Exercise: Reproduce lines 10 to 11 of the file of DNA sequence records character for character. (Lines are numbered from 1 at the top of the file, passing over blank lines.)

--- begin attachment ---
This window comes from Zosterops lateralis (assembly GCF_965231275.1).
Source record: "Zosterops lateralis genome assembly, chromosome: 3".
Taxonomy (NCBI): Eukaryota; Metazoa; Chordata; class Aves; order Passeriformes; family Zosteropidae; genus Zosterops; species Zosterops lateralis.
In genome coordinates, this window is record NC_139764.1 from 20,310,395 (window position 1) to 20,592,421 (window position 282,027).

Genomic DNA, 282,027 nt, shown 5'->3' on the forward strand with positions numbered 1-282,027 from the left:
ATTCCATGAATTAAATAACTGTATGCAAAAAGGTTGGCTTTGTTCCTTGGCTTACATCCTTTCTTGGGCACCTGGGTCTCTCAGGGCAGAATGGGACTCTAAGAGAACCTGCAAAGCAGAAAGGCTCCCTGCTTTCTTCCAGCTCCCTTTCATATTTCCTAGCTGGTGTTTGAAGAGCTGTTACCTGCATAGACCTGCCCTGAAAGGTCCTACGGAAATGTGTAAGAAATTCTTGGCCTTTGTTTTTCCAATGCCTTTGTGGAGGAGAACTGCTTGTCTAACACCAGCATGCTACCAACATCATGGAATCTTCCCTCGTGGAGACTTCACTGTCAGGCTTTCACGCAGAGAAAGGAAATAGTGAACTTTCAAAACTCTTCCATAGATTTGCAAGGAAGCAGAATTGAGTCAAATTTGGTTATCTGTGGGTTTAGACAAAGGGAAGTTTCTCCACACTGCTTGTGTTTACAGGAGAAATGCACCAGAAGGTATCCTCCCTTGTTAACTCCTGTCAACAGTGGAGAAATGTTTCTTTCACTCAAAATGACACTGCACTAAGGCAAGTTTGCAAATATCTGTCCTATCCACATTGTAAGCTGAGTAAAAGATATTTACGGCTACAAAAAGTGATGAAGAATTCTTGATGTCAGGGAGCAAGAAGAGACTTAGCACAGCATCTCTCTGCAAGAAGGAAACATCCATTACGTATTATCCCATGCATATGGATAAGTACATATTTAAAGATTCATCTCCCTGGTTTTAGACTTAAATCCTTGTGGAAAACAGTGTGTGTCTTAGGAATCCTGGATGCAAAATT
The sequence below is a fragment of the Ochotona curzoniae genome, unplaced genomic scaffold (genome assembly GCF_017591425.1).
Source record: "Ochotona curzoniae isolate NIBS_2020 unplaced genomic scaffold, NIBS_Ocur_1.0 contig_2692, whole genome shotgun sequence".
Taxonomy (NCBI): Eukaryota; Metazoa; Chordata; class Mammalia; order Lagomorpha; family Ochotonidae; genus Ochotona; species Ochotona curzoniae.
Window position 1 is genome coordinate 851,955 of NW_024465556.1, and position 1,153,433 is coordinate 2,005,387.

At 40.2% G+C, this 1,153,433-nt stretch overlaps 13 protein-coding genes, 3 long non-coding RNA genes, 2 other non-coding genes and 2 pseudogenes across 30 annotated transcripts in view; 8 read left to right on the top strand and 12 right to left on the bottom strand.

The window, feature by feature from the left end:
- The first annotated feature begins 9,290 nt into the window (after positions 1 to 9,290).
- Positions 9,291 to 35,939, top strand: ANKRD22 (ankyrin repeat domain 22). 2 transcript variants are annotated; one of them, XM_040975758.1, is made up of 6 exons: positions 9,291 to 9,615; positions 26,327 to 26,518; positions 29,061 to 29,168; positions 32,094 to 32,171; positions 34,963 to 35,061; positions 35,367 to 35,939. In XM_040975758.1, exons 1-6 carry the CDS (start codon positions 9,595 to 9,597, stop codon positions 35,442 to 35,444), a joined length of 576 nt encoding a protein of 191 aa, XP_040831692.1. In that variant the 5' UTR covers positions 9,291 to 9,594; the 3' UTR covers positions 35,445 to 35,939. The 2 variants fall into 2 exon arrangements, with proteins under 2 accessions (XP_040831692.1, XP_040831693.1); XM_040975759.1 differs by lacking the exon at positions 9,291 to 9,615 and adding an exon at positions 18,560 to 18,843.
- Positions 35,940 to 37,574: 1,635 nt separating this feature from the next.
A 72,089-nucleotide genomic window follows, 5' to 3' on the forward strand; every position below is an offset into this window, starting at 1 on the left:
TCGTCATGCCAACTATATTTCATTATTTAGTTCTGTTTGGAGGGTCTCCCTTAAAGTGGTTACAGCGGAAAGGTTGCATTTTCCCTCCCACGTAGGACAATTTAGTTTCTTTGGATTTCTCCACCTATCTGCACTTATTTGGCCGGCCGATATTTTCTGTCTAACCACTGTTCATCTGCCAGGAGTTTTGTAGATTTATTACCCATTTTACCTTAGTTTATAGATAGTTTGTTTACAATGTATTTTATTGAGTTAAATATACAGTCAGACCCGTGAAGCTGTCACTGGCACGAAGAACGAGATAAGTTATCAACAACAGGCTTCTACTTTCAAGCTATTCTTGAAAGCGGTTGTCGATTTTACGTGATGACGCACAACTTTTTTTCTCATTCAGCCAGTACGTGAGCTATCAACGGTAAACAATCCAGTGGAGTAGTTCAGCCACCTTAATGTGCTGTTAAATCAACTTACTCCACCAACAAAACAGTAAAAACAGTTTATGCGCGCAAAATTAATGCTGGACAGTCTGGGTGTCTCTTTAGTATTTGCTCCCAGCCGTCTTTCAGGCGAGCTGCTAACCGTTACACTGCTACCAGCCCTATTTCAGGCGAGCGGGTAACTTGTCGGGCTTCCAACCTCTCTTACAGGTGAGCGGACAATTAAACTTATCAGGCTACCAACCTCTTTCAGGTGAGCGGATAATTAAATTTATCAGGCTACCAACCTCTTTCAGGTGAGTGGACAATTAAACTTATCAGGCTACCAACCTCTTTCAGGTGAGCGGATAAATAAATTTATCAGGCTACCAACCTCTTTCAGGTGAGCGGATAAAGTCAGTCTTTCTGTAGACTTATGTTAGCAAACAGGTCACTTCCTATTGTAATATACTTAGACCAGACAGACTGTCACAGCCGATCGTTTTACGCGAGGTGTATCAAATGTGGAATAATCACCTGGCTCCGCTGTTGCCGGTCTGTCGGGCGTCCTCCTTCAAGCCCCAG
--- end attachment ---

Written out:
Window position 1 is genome coordinate 851,955 of NW_024465556.1, and position 1,153,433 is coordinate 2,005,387.

At 40.2% G+C, this 1,153,433-nt stretch overlaps 13 protein-coding genes, 3 long non-coding RNA genes, 2 other non-coding genes and 2 pseudogenes across 30 annotated transcripts in view; 8 read left to right on the top strand and 12 right to left on the bottom strand.